Kohl's roars back in Q1, but 2021 outlook spooks Wall Street

A sign outside the Kohl's store, Friday, Feb. 26, 2021, in Salem, N.H. Kohl's. Kohls Corp. raised its financial outlook Thursday, May 20, after the department store chains fiscal first quarter results showed that the department store chain is making a solid rebound from the devastating impact of the pandemic. (AP Photo/Charles Krupa) (Charles Krupa, Copyright 2021 The Associated Press. All rights reserved.)

NEW YORK – Kohl’s raised its financial outlook for the year on Thursday, after a solid rebound in the first quarter from the devastating impact of the pandemic.

But those raised expectations fell short of what many industry analysts had been projecting and shares plunged nearly 11% Thursday. During a conference call, Kohl's explained that it it took into account logjams at ports and inflationary pressures in wages that could increase costs in the second half of the year.

Kohl’s is trying to manage supply chain issues by adding more drivers and increasing frequency of store deliveries.

More shoppers came back to shop in stores as COVID-19 vaccinations become more common and Kohl's bounced back to a profit after the chain, based in Menomonee Fall, Wisconsin, lost money last year when it was forced close its doors along with thousands of other retailers.

Quarterly sales and profits topped almost all expectations, but Kohl's said it expects net sales to increase only in the mid-to-high teens percentage range. That spooked investors.

“Kohl’s is either being conservative and cautious with its forecasts – which is understandable given how uncertain everything remains – or lacks confidence that its various initiatives and a strong consumer economy will deliver results as quickly as investors might like," wrote Neil Saunders, managing director of GlobalData. ”Either way, the suggestion is that Kohl’s will, overall, lose market share over the course of 2021."

Like Kohl’s, a number of major retailers have posted banner numbers for the first quarter this week as shoppers, newly vaccinated, come out of hibernation.

“The U.S. consumer is in a stronger position,” said CEO Michelle Gass during a call with analysts Thursday. “Spending has picked up driven by stimulus, easing COVID restrictions and people resuming more normalcy in their daily lives.”

The company had pushed to reinvigorate stores before the pandemic struck. Late last year, it announced that Sephora would replace all cosmetics areas at Kohl’s with 2,500 square foot shops. It's building on that initiative and said Thursday that it would create upscale areas devoted to brands like Calvin Klein near those cosmetics shops to capture some of the expected traffic.

Last month it added three independent members to its board as part of an agreement with an investor group that believes that Kohl’s hasn’t kept up with a fast-changing retail landscape. Those investors say Kohl’s needs to cut its inventory, fix its store label assortment, cut expenses and improve its app and website, among other things.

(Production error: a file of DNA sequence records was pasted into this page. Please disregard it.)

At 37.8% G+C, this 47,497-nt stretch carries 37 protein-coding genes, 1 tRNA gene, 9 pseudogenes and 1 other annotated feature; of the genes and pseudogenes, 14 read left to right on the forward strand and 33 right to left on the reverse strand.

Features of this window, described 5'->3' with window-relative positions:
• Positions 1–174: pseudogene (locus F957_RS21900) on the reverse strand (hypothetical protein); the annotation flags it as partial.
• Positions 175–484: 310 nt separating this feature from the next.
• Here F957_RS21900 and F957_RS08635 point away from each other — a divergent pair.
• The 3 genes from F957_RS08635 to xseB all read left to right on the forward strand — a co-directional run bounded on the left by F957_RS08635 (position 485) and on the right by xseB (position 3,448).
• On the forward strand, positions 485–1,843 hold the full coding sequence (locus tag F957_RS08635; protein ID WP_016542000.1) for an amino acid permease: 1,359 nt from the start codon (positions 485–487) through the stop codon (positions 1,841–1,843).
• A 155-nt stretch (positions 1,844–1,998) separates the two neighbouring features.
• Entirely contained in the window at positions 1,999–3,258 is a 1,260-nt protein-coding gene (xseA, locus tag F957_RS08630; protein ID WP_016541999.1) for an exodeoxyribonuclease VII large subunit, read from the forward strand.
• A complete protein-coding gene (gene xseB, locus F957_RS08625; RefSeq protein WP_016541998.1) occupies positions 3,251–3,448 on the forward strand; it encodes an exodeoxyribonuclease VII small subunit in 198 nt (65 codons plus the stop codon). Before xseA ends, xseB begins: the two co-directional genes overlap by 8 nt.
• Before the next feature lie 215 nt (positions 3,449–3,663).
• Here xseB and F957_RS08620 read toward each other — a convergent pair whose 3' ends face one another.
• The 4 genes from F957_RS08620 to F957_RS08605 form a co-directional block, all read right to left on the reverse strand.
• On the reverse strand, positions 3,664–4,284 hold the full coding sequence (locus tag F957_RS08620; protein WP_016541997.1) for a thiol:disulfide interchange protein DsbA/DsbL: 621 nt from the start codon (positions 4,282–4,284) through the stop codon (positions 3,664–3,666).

Kohl's Corp. reported quarterly net income of $14 million, or 9 cents per share, after reporting a loss in the same period a year earlier. Earnings, adjusted to extinguish debt, were $1.05 per share. Wall Street expected the chain only to break even, according to a survey by Zacks Investment Research.

Its revenue of $3.89 billion, a 60% increase from the year-ago period, also topped expectations.

Gass told The AP during a phone interview Thursday that Kohl's is figuring out what pandemic habits will linger. Even as Americans return to clothing more typical to pre-pandemic times, she said they're looking for more comfort.

In March Kohl's introduced FLX, a new store label athleisure brand for exactly that reason.

Like other retailers, Kohl's is facing labor shortages. Gass said the chain is offering temporary financial perks to workers in some of its distribution centers, but isn't seeing any labor shortages at its stores.

Kohl’s upped its net sales expectations to an increase in the mid-to-high teens percentage range, compared to the previous outlook in the mid-teens. Operating margin is now expected to be in the range of 5.7% to 6.1% compared with the previous expectation of 4.5% to 5.0%

Adjusted earnings per share is now forecast to be in the range of $3.80 to $4.20, excluding any non-recurring charges, compared with the previous expectation of $2.45 to $2.95.

Shares fell nearly 11%, or $6.59 per share to $53.66. in late morning trading Thursday.


A portion of this story was generated by Automated Insights (http://automatedinsights.com/ap) using data from Zacks Investment Research. Access a Zacks stock report on KSS at https://www.zacks.com/ap/KSS


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